Starting with the 2000 season, this event was a bonus ride that was featured the first night of each two-day BLC/BFTS event. The Shoot Out matched up the event's first-round winner against a prearranged bucking bull. The rider had to make a qualified ride to win the Mossy Oak cash bonus. In the event that he failed, $5,000 would be added to the bounty, and the new amount would be offered at the next two-day event's Mossy Oak Shoot Out. The bonus capped out at $100,000, and when a rider made the whistle and collected his bonus, the bounty was then reset to $5,000 at the next event. Notable winners of the Shoot Out included Ross Coleman who racked in $100,000 after successfully riding Tuff-E-Nuff (Columbus, Ohio, 2001), Owen Washburn who collected $90,000 on Hammer (Bossier City, Louisiana, 2003), and Jim Sharp who won $85,000 on Dillinger (Fort Worth, Texas, 2002). This event was discontinued after 2006.
In this challenge which started in 2001, the average leader going into a BLC/BFTS Championship Round got a chance to win $5,000. If this leading rider won the event, he also won the "Ford Truck Moment of Truth" bonus money. If the average leader did not win; however, the prize money increased by $5,000. This repeated until a bull rider was successful. After a rider won the money, the whole pool started over again.
Circa 2003, there was a contest where Wrangler used to reward the rider with the highest marked ride at the majority of BFTS events. If there was a tie, both riders were awarded. 
This challenge gave the top 45 bull riders an opportunity to compete for a $1 million bonus. One elite bull rider won a Super Duty Ford Truck and one won a $1 million bonus through the achievement of performance milestones. The bull riders competed at seven pre-determined BFTS events. Winners of these events became eligible for incentives. A bull rider who won two or more events became eligible for to win the $1 million bonus and had to win the 2005 PBR BFTS Finals event. The bull rider that finished the highest in the event aggregate won the Super Duty Truck. Adriano Moraes drove away with the 2005 Ford Super Duty Truck.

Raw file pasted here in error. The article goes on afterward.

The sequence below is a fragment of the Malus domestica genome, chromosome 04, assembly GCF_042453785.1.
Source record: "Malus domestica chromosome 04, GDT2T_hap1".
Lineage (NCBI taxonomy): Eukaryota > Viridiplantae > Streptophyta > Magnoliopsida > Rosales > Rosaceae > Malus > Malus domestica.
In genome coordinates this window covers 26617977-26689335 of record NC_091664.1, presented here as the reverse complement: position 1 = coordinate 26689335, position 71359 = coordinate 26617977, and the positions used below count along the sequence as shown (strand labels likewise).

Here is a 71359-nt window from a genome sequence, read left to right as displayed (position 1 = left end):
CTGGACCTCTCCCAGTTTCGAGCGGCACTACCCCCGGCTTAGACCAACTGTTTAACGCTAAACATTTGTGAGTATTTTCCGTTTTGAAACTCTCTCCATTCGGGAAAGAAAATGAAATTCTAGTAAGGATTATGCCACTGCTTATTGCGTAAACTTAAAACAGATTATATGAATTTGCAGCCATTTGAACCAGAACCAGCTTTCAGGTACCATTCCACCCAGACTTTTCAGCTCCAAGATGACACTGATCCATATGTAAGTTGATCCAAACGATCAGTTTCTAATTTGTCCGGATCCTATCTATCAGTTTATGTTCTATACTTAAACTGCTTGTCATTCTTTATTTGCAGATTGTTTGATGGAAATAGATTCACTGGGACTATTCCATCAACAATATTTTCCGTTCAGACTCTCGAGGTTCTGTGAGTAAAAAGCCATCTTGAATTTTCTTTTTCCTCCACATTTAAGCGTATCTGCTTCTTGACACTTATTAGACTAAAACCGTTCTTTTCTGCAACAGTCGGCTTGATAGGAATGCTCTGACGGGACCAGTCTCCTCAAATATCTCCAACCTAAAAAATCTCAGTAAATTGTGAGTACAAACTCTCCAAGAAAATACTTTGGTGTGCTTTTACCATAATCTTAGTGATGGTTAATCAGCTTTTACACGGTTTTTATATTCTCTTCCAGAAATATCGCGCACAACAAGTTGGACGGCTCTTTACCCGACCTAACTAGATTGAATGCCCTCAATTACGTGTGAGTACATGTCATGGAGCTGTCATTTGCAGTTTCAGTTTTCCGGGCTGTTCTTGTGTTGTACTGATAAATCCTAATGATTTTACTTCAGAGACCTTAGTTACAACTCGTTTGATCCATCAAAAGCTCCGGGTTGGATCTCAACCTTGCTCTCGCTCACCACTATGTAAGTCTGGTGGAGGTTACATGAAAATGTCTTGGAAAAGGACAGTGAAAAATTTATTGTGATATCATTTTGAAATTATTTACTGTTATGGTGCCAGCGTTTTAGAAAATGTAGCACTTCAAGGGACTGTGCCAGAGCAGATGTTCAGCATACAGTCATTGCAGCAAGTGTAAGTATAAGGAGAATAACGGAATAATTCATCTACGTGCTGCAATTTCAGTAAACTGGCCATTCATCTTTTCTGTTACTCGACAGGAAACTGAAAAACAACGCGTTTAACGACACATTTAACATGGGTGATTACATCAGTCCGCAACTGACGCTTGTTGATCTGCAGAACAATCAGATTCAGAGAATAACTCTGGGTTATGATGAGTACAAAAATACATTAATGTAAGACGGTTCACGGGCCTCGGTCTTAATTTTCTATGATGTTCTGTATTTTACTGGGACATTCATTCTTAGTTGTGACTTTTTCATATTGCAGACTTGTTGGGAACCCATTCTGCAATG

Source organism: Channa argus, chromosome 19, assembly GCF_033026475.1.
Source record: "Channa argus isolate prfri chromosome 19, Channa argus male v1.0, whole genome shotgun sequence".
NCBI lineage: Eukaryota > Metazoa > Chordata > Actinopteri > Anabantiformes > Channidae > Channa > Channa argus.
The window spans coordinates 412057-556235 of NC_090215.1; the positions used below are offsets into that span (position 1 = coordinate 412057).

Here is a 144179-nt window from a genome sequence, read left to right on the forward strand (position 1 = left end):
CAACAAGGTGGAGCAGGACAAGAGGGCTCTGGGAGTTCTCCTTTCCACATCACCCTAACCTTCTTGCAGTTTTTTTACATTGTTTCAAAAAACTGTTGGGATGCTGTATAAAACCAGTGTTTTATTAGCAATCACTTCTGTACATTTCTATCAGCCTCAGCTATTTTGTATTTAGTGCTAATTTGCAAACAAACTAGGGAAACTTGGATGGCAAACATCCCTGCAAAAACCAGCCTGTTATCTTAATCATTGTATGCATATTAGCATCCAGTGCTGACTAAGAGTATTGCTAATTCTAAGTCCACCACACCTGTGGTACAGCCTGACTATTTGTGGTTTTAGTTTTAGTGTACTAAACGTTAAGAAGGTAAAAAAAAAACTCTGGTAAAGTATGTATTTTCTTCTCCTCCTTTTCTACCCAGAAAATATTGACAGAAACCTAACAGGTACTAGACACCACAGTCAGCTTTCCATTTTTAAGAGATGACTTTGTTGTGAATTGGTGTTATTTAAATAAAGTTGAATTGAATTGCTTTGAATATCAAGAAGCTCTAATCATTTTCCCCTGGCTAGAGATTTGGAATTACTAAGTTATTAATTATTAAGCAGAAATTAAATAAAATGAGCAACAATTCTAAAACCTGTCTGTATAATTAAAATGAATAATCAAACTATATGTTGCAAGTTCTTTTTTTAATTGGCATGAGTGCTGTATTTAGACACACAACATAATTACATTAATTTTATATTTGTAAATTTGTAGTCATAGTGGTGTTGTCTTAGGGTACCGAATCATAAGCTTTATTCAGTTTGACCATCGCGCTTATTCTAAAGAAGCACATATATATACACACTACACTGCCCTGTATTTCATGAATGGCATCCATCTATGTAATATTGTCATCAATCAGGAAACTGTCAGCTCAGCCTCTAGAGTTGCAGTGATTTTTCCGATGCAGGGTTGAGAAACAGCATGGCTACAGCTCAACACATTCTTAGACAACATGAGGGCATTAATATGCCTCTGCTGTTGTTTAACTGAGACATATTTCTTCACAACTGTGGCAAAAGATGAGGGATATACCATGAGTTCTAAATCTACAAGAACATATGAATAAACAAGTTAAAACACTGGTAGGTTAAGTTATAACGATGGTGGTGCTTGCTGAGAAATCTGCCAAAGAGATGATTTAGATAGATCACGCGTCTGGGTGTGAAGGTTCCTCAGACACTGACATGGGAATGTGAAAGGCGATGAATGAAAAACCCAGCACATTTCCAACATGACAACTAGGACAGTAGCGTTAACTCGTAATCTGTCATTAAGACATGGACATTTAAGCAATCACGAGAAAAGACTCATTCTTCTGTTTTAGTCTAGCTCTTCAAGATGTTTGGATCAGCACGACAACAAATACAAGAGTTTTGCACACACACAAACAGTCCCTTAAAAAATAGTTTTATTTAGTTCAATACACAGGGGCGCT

From 2007 to 2010, the rider who won the previous round at a regular season BFTS event was offered the chance to win $5,000 if he successfully rode a randomly selected bull in the next round. If the rider failed to make a qualified ride, the $5,000 went to the bull’s stock contractor.
Circa 2010, the High Mark Bull Bonus was paid to the stock contractor of the bull. The bonus was designated to the bull who received the high bull score at each BFTS event. The bonus amount was a weekly amount of $1,250. The PBR World Finals were excluded.
In 2010, the challenge was added. It was a season long challenge. All BFTS events and the World Finals were included. Cody Lambert selected three bulls from every long round. If the bull bucked the rider off, the stock contractor received one point. If the rider achieved a successful ride, the rider received a point. The winners of the Challenge, the top three riders and stock contractors with the most points received an RMEF outdoor adventure of their choice, which happened at the end of the season.
Main article: List of Professional Bull Riders Champions
Heroes and Legends Celebrations have their own article Heroes and Legends Celebrations which lists the Ring of Honor, Brand of Honor, Jim Shoulders Award, Ty Murray Top Hand Award, and the Sharon Shoulders Award. The Ring of Honor for bull riders is equivalent to a hall of fame induction.
Main article: Professional Bull Riders: Heroes and Legends